What is Bullion?
Bullion comes in the form of bars, coins, and ingots from a variety of precious metals, including gold and silver. No matter what form of bullion you buy or whether you get it from Money Metals Exchange, it is always at least 99.5% pure.
To determine the purity of bullion, you need to know its density and mass. Fire assay is the most common method to assess purity. However, not all bullion only contains one type of metal. There are two types of bullion: parted and unparted.
Parted bullion is what most people think of when they hear the term "bullion." It's a single, pure metal resulting from a heat treatment that separates it from other materials. Unparted bullion is still a pure form of metal, but the metals involved all exist in the same bar or round.
The type of bullion you invest in depends on varying factors like the market and economy, as well as your investment budget. Many investors feel that, in general, precious metals are a worthy investment for the future.
Bullion as an Investment
When you're considering bullion as an investment, it's crucial to understand the factors that contribute to the value of each type of precious metal. While gold bullion may be touted as the ultimate option, that may not be the case. Perhaps you can't afford it, or after you do research, you find that another metal suits your needs better.
Many investors consider bullion a safeguard against virtual money. By owning physical gold or other precious metals, you give yourself a guaranteed source of wealth that you can't get with cryptocurrency or even a savings account. There's always a market for precious metals, which means investors are continually buying and selling on the market.
When investing in precious metals like gold and silver, note the spot price at any given time. The spot price of precious metal changes not only from day to day but from minute to minute. Prices vary depending on the bullion you buy. For example, gold bullion prices historically have always been higher than silver, but both fluctuate often.
Before you invest in a specific type of bullion, consider the value beyond the spot price. What is the coin's melt value? What other costs are associated with your investment (storage, for instance)? Where will you store your bullion?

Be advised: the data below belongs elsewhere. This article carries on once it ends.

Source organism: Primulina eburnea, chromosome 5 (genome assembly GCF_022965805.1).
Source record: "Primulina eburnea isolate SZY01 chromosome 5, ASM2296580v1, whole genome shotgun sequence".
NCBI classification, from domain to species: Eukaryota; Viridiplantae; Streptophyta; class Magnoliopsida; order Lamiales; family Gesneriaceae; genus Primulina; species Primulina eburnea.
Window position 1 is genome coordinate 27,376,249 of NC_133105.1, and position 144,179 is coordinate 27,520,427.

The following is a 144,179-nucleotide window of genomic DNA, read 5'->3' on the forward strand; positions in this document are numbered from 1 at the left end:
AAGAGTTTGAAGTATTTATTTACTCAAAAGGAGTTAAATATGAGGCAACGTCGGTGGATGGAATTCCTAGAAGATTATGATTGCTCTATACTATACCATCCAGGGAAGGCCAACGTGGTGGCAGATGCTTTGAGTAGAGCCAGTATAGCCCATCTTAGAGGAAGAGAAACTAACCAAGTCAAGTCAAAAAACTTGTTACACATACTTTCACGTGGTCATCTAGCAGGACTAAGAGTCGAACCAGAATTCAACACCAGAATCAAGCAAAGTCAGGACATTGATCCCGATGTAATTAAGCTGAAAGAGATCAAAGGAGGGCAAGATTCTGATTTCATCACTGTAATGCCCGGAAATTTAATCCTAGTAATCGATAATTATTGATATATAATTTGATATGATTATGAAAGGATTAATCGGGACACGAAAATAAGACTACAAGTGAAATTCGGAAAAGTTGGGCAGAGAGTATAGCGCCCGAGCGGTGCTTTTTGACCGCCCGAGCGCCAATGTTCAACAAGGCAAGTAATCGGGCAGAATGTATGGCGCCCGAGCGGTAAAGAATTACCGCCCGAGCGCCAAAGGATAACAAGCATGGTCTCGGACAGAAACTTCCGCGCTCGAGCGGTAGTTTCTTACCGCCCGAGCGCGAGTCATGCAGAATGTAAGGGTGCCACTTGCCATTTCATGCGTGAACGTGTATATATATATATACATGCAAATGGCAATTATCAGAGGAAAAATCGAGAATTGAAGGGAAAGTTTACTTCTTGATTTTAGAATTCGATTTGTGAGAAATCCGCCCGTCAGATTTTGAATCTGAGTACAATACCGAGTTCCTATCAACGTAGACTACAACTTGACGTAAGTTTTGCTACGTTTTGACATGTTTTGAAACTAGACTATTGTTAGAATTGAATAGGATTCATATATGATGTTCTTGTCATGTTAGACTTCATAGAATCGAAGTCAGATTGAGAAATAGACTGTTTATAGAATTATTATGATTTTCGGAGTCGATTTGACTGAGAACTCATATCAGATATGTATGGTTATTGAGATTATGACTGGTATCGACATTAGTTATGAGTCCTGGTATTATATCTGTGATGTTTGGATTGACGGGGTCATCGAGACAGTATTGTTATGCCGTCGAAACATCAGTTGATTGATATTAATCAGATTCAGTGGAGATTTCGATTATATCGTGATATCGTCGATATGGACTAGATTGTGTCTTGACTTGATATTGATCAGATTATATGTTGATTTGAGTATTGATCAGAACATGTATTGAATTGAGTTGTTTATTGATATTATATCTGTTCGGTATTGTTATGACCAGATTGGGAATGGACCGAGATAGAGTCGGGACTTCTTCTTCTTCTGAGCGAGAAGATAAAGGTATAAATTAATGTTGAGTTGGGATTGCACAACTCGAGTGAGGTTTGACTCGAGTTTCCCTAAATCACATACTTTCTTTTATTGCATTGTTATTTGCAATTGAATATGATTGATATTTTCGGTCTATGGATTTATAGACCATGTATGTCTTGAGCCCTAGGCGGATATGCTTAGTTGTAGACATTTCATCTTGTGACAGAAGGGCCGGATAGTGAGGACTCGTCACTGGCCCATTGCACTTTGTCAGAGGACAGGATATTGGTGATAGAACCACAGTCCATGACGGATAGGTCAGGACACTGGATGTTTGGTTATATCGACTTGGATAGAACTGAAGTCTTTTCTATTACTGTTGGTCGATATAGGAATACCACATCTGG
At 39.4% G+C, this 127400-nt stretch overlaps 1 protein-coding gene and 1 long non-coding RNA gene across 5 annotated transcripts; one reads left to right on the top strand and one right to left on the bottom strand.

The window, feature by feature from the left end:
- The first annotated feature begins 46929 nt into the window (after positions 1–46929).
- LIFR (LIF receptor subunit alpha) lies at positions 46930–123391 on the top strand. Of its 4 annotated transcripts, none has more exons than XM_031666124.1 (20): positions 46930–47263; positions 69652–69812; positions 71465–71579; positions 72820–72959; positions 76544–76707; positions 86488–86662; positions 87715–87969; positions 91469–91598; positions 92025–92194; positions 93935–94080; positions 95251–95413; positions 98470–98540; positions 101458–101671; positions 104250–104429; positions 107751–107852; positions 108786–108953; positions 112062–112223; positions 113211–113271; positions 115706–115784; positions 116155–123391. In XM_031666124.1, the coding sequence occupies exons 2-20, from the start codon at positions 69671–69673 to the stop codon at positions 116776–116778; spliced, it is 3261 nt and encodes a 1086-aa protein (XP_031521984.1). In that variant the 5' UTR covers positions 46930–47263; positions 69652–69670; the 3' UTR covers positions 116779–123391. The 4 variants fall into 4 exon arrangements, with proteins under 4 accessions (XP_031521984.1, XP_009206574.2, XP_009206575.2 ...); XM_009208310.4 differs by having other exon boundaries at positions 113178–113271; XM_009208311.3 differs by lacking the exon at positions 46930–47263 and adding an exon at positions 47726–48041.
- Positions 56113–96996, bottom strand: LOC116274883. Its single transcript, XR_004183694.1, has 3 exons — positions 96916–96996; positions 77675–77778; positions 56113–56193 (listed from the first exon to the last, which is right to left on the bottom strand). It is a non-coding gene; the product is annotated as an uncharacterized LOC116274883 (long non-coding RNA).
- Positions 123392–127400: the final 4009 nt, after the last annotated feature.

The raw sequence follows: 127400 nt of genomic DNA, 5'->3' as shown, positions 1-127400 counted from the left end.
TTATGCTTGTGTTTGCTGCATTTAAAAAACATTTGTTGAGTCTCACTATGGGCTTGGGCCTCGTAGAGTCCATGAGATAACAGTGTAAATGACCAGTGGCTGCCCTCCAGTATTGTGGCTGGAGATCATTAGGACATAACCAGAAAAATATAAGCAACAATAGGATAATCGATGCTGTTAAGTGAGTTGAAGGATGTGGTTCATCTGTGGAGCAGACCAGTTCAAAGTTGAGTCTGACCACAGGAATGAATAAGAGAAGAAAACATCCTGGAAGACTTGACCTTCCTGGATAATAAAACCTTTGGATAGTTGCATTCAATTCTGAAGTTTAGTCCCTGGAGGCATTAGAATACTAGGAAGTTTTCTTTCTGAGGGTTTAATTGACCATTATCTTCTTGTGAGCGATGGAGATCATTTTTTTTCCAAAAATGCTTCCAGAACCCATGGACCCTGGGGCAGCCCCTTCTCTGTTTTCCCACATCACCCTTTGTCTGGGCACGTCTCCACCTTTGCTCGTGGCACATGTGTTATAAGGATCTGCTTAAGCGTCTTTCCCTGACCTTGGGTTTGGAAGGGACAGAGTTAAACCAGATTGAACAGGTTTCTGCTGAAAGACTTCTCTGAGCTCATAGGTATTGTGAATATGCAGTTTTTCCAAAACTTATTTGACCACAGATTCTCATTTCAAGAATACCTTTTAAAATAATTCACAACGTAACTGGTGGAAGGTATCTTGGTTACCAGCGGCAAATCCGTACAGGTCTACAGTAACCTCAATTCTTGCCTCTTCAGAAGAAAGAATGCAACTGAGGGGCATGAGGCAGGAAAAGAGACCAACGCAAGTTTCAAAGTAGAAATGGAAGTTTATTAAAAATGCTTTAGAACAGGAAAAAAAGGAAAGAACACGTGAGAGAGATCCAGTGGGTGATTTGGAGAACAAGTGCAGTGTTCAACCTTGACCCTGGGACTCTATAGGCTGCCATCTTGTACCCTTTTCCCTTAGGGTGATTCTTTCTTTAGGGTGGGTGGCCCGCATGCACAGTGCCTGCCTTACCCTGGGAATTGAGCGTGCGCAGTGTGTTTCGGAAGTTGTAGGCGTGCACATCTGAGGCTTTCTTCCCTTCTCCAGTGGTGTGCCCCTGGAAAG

Bullion investments give you plenty of options, from rounds to bars. Coins and rounds are usually cheaper and easier to store than bars, which means you can keep them in your home, even if you have a lot of them. The same can't be said for bars.
Whenever you invest in bullion, make sure you're buying from a reputable broker like Money Metals Exchange. If a company offers "buy now" sales or gimmicks related to purchasing bullion, avoid them. Always consult with a financial adviser before making any significant investment in precious metals.
Bullion Coins & Rounds
Coins and rounds are the most popular way to invest in precious metals like gold and silver. Because of their smaller size, they are easy to store in your home, whether in a safe or portfolio. With lower prices, many investors find this option an attractive way to invest.
Bullion coins can offer an extra level of value compared to bars. They not only have value based on the metals they are made with, but their design can add collectible value. Popular designs, like Canadian Maple Leafs, carry more value than other options for the design on their face.
Some coins also carry value related to their age and rarity along with their mint. Silver coins are among the oldest currency in existence. You may even be able to purchase silver coins as junk silver, which is valued below the spot price of silver and gives you a variety of silver coins.
Rounds differ from bullion coins in that they don't have any collectible or face value despite that they also have printed designs on their faces. Rounds have a low premium over spot prices, making them more accessible—if potentially less valuable—than coins.